Overall, technology offered support for fundamental changes in defence, communications convergence, and green technology, Intellect’s report stated. It also offered vast improvements in public sector efficiency.
John Higgins, director general of Intellect, said the pressures of the recession would bring out the most innovative ideas.
He added: “The technology sector suffered widely in the downturn at the beginning of the millennium. In many cases this has meant companies are lean and well-founded going forward this current recession.”
Praising the diversity and resilience of Britain’s technology compainies, he said their customers also increasingly understood the importance of IT in both the bad times and the good times.
The British technology industry employs over a million people, and contributes over 10 percent of GDP.
But Higgins sent out a warning signal that the government's promises on next generation broadband were still too little, too late, risking the good of the entire industry.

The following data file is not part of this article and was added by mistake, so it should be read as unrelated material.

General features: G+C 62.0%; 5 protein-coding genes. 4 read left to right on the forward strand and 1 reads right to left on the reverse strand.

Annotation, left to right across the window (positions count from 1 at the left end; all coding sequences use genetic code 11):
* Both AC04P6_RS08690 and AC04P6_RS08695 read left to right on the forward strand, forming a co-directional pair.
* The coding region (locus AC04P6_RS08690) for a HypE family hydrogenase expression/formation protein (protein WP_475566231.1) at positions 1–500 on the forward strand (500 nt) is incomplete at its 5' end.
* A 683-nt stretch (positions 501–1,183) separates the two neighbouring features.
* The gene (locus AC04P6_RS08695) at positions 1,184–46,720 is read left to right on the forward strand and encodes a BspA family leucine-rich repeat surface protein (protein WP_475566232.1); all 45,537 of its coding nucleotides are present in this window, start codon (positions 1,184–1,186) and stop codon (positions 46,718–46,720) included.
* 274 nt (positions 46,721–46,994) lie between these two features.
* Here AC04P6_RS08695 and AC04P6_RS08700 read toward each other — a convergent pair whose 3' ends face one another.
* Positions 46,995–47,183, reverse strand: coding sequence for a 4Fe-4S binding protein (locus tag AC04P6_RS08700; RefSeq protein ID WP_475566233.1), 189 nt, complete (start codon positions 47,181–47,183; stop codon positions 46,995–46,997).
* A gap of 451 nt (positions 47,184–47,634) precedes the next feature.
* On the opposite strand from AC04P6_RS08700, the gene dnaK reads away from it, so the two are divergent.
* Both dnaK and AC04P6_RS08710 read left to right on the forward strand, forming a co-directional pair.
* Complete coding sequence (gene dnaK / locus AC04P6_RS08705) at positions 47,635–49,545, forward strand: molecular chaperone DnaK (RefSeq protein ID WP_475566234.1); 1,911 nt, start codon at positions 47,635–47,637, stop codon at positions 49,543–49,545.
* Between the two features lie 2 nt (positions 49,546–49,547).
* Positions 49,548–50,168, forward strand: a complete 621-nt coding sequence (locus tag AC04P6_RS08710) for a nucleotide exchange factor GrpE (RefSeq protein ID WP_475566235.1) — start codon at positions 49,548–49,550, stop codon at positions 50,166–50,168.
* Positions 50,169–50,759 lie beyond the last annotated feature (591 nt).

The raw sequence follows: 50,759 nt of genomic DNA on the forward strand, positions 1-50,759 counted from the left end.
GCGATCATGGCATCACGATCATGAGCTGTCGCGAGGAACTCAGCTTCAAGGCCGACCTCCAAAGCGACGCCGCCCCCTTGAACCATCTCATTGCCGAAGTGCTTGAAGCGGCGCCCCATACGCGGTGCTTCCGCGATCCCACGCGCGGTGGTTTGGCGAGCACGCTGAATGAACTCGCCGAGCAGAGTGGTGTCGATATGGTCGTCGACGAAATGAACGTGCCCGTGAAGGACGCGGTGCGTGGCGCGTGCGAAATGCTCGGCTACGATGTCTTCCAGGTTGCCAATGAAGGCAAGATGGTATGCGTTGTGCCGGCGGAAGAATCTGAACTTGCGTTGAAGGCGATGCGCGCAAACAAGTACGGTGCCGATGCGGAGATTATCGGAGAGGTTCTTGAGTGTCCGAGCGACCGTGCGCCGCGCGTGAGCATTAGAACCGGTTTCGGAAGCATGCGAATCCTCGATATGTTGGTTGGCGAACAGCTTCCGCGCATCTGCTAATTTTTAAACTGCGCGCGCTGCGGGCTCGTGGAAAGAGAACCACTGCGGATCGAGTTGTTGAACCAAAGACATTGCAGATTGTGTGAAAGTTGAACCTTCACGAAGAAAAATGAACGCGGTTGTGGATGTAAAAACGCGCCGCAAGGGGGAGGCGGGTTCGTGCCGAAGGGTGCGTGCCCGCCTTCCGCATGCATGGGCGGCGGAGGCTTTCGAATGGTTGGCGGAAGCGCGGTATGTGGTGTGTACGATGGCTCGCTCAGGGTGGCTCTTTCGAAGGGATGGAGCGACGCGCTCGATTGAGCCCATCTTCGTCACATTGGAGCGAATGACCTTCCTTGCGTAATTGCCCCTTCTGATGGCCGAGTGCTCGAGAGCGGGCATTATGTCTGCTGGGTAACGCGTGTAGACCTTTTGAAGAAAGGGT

The areas of the industry with better prospects “are at risk of being constrained unless a fit for purpose digital infrastructure is brought forward”, he said. “Above all else, next generation broadband is a platform for innovation and the creation of new business models leading to the jobs of the future.”
Higgins reiterated the results of a recent report, conducted alongside the LSE, which concluded that a £15 billion government investment in the UK’s digital infrastructure would create 700,000 jobs across the economy.
And while the government has signalled plans to support innovation through a £750 million boost to the Strategic Investment Fund, “it is the innovative tech start-ups who are perishing in the cold climate due to a lack of venture financing who require immediate help”, he said.
“These seedlings, unable to survive without support, could be the Googles of the future.”
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